“I have a dream”. I know you’ve heard this before.
Equality and civil rights are matters that weigh immensely on my heart. However, that’s not what I’m talking about here. I have a recurring dream. I dream about flying and discovering, about planes and trains, road trips and hikes. Covid has blocked the world out for almost all of us. Travel is now a reminisced luxury.
I love to travel. It is among my top three favorite things to do. I believe traveling makes my heart bigger. Humility, interests and cultural curiosity are things that grow profusely when I’m in a different environment. Sure, I appreciate five-star massages, fancy resorts which are all inclusive and everything else that make up luxurious and anxiety-free trips. This said, my preference is to really immerse myself in a world that is completely different from what I know. These locations present to me a new world and its heart beats to a different language, with a distinct culture surrounded by landscapes I have never seen and colorful currencies I don’t recognize.
Since none of us can go anywhere, I would love to tell you about the furthest place I have ever seen.
The second biggest city worldwide with over 21 million residents, Beijing was a dream of mine and I pictured it being a big city. This trip wasn’t going to be about relaxation and soaking in nature’s beauty. At the time, the largest city I had visited was Cairo and it was at ranked 22nd on the list. If Beijing was as large as they said it was, I knew I’d feel immersed.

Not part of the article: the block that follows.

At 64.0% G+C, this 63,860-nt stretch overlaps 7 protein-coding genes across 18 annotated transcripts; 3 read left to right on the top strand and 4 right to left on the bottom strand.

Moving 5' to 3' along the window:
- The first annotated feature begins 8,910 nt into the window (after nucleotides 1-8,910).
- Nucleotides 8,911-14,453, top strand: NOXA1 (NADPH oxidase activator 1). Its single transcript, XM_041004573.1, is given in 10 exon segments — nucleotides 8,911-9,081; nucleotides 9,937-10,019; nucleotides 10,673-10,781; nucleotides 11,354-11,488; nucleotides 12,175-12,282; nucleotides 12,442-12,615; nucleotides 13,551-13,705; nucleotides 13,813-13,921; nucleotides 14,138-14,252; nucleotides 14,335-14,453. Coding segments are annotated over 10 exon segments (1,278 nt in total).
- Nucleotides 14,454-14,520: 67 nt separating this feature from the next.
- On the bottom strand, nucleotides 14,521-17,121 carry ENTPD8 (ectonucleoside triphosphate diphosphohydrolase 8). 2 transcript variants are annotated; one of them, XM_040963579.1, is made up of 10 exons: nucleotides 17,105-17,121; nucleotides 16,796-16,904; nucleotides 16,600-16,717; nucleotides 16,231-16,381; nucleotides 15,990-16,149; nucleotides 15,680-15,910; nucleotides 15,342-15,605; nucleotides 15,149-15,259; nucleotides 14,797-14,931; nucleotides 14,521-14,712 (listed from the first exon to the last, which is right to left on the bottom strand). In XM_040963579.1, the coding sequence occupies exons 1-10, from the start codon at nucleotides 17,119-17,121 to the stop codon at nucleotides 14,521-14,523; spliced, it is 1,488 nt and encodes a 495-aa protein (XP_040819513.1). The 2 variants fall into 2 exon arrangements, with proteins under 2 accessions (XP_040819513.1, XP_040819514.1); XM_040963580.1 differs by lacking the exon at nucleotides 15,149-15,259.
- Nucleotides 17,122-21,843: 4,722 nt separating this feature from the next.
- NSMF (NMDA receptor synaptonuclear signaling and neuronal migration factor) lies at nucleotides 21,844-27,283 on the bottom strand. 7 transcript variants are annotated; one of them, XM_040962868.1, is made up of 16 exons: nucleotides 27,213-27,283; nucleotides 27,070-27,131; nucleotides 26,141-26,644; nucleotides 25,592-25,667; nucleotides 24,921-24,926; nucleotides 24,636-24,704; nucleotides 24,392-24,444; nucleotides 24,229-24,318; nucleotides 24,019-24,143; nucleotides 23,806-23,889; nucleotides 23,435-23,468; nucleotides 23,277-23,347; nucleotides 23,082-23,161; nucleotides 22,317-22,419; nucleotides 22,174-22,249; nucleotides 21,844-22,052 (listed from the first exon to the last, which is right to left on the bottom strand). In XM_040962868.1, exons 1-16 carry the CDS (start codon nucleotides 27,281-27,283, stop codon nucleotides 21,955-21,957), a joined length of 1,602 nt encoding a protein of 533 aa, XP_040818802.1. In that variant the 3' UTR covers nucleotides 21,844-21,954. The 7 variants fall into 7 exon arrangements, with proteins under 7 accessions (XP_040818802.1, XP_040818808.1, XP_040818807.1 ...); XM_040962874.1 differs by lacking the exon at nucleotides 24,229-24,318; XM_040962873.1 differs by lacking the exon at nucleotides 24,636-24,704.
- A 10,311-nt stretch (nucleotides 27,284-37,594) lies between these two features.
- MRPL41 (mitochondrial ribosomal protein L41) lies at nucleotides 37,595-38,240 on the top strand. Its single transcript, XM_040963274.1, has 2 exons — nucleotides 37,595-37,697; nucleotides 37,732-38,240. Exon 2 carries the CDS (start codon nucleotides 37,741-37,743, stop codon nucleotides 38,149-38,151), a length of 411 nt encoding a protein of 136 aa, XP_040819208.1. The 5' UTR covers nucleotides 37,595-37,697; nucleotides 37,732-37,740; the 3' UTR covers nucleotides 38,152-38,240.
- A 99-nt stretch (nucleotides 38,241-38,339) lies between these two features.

First, let’s talk facts. Beijing, also referred to as Peking, is a northern city located in China. Its airport is said to be, by passenger traffic, the second busiest worldwide. Recognized to hold the highest number of billionaires and Fortune Global 500 companies: Beijing stacks dollars. It also presents sleek and modern architecture that contrast with many grand, old and traditional buildings. Beijing has been an integral part of China’s history over the past eight centuries, and nearly every major building has at least one piece of historical significance. China’s capital certainly has good brains, no doubt. The city is blessed with great universities, a strong economy and several different beliefs that are practiced around the nation: Buddhism, China’s folk religion known as Taoism, Islam and Christianity. Between its hutongs (residential alleys) and its community parks: people gather at different times to practice tai chi everyday.